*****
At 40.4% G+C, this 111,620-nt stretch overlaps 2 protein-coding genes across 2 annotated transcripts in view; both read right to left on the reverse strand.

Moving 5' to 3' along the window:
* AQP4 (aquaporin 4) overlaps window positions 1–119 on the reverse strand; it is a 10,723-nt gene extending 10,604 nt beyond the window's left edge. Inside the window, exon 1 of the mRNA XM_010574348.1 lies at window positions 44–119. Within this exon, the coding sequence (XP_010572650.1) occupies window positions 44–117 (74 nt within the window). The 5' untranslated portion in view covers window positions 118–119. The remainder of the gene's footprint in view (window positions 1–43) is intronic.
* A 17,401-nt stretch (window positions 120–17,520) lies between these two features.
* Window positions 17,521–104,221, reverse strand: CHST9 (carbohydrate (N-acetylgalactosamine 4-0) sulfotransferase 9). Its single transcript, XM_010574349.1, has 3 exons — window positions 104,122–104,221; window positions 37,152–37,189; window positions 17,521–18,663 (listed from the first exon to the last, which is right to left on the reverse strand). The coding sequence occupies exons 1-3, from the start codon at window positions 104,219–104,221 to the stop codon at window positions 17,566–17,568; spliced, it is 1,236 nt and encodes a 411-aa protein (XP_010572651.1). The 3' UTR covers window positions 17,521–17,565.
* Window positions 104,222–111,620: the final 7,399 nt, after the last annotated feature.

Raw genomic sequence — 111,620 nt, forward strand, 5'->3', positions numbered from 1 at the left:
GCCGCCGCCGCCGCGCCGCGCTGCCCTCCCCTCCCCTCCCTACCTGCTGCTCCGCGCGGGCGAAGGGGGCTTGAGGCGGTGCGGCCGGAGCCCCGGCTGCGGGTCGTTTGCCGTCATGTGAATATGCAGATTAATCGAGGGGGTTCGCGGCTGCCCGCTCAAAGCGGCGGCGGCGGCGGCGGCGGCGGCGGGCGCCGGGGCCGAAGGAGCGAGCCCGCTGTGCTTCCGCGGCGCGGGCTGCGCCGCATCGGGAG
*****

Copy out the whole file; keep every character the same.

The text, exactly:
At 40.4% G+C, this 111,620-nt stretch overlaps 2 protein-coding genes across 2 annotated transcripts in view; both read right to left on the reverse strand.

Moving 5' to 3' along the window:
* AQP4 (aquaporin 4) overlaps window positions 1–119 on the reverse strand; it is a 10,723-nt gene extending 10,604 nt beyond the window's left edge. Inside the window, exon 1 of the mRNA XM_010574348.1 lies at window positions 44–119. Within this exon, the coding sequence (XP_010572650.1) occupies window positions 44–117 (74 nt within the window). The 5' untranslated portion in view covers window positions 118–119. The remainder of the gene's footprint in view (window positions 1–43) is intronic.
* A 17,401-nt stretch (window positions 120–17,520) lies between these two features.
* Window positions 17,521–104,221, reverse strand: CHST9 (carbohydrate (N-acetylgalactosamine 4-0) sulfotransferase 9). Its single transcript, XM_010574349.1, has 3 exons — window positions 104,122–104,221; window positions 37,152–37,189; window positions 17,521–18,663 (listed from the first exon to the last, which is right to left on the reverse strand). The coding sequence occupies exons 1-3, from the start codon at window positions 104,219–104,221 to the stop codon at window positions 17,566–17,568; spliced, it is 1,236 nt and encodes a 411-aa protein (XP_010572651.1). The 3' UTR covers window positions 17,521–17,565.
* Window positions 104,222–111,620: the final 7,399 nt, after the last annotated feature.

Raw genomic sequence — 111,620 nt, forward strand, 5'->3', positions numbered from 1 at the left:
GCCGCCGCCGCCGCGCCGCGCTGCCCTCCCCTCCCCTCCCTACCTGCTGCTCCGCGCGGGCGAAGGGGGCTTGAGGCGGTGCGGCCGGAGCCCCGGCTGCGGGTCGTTTGCCGTCATGTGAATATGCAGATTAATCGAGGGGGTTCGCGGCTGCCCGCTCAAAGCGGCGGCGGCGGCGGCGGCGGCGGCGGGCGCCGGGGCCGAAGGAGCGAGCCCGCTGTGCTTCCGCGGCGCGGGCTGCGCCGCATCGGGAG